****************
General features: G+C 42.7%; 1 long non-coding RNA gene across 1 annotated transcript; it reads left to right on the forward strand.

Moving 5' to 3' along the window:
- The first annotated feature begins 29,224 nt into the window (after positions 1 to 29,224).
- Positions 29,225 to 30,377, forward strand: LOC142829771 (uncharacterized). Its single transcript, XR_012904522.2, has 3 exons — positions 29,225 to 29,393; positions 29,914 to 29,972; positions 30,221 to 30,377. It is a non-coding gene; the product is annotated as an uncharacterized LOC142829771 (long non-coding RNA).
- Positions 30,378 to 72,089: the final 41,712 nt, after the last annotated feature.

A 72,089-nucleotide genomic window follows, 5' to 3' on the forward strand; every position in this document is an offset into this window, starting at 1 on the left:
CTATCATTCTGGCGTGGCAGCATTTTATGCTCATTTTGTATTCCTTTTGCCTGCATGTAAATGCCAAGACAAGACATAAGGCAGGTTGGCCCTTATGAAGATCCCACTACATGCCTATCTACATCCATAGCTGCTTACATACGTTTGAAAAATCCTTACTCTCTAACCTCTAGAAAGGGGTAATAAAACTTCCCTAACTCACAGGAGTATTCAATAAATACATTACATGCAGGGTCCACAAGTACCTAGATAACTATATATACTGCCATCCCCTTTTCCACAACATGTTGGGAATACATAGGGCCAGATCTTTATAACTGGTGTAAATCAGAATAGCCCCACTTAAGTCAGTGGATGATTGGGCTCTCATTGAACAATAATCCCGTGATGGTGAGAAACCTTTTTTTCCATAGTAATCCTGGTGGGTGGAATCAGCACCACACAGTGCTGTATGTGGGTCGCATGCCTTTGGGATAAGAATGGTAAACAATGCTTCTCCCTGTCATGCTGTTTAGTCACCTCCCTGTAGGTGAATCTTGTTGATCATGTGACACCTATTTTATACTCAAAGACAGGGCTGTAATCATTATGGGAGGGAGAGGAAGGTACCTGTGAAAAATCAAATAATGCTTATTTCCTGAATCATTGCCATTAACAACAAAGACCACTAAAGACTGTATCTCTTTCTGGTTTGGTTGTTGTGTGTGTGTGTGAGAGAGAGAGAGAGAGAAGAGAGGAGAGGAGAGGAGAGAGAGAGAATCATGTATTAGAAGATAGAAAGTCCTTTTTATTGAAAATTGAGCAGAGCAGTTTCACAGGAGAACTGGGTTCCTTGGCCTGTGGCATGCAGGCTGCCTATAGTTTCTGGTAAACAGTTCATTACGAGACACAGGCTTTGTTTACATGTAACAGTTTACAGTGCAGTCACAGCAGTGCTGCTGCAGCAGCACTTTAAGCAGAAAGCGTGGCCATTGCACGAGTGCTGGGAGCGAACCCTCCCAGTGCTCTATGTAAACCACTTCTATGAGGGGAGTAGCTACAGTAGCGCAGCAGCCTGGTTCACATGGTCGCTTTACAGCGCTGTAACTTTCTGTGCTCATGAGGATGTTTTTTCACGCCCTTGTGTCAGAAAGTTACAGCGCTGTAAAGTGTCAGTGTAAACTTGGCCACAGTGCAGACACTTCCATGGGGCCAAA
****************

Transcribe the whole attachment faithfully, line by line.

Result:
General features: G+C 42.7%; 1 long non-coding RNA gene across 1 annotated transcript; it reads left to right on the forward strand.

Moving 5' to 3' along the window:
- The first annotated feature begins 29,224 nt into the window (after positions 1 to 29,224).
- Positions 29,225 to 30,377, forward strand: LOC142829771 (uncharacterized). Its single transcript, XR_012904522.2, has 3 exons — positions 29,225 to 29,393; positions 29,914 to 29,972; positions 30,221 to 30,377. It is a non-coding gene; the product is annotated as an uncharacterized LOC142829771 (long non-coding RNA).
- Positions 30,378 to 72,089: the final 41,712 nt, after the last annotated feature.

A 72,089-nucleotide genomic window follows, 5' to 3' on the forward strand; every position in this document is an offset into this window, starting at 1 on the left:
CTATCATTCTGGCGTGGCAGCATTTTATGCTCATTTTGTATTCCTTTTGCCTGCATGTAAATGCCAAGACAAGACATAAGGCAGGTTGGCCCTTATGAAGATCCCACTACATGCCTATCTACATCCATAGCTGCTTACATACGTTTGAAAAATCCTTACTCTCTAACCTCTAGAAAGGGGTAATAAAACTTCCCTAACTCACAGGAGTATTCAATAAATACATTACATGCAGGGTCCACAAGTACCTAGATAACTATATATACTGCCATCCCCTTTTCCACAACATGTTGGGAATACATAGGGCCAGATCTTTATAACTGGTGTAAATCAGAATAGCCCCACTTAAGTCAGTGGATGATTGGGCTCTCATTGAACAATAATCCCGTGATGGTGAGAAACCTTTTTTTCCATAGTAATCCTGGTGGGTGGAATCAGCACCACACAGTGCTGTATGTGGGTCGCATGCCTTTGGGATAAGAATGGTAAACAATGCTTCTCCCTGTCATGCTGTTTAGTCACCTCCCTGTAGGTGAATCTTGTTGATCATGTGACACCTATTTTATACTCAAAGACAGGGCTGTAATCATTATGGGAGGGAGAGGAAGGTACCTGTGAAAAATCAAATAATGCTTATTTCCTGAATCATTGCCATTAACAACAAAGACCACTAAAGACTGTATCTCTTTCTGGTTTGGTTGTTGTGTGTGTGTGTGAGAGAGAGAGAGAGAGAAGAGAGGAGAGGAGAGGAGAGAGAGAGAATCATGTATTAGAAGATAGAAAGTCCTTTTTATTGAAAATTGAGCAGAGCAGTTTCACAGGAGAACTGGGTTCCTTGGCCTGTGGCATGCAGGCTGCCTATAGTTTCTGGTAAACAGTTCATTACGAGACACAGGCTTTGTTTACATGTAACAGTTTACAGTGCAGTCACAGCAGTGCTGCTGCAGCAGCACTTTAAGCAGAAAGCGTGGCCATTGCACGAGTGCTGGGAGCGAACCCTCCCAGTGCTCTATGTAAACCACTTCTATGAGGGGAGTAGCTACAGTAGCGCAGCAGCCTGGTTCACATGGTCGCTTTACAGCGCTGTAACTTTCTGTGCTCATGAGGATGTTTTTTCACGCCCTTGTGTCAGAAAGTTACAGCGCTGTAAAGTGTCAGTGTAAACTTGGCCACAGTGCAGACACTTCCATGGGGCCAAA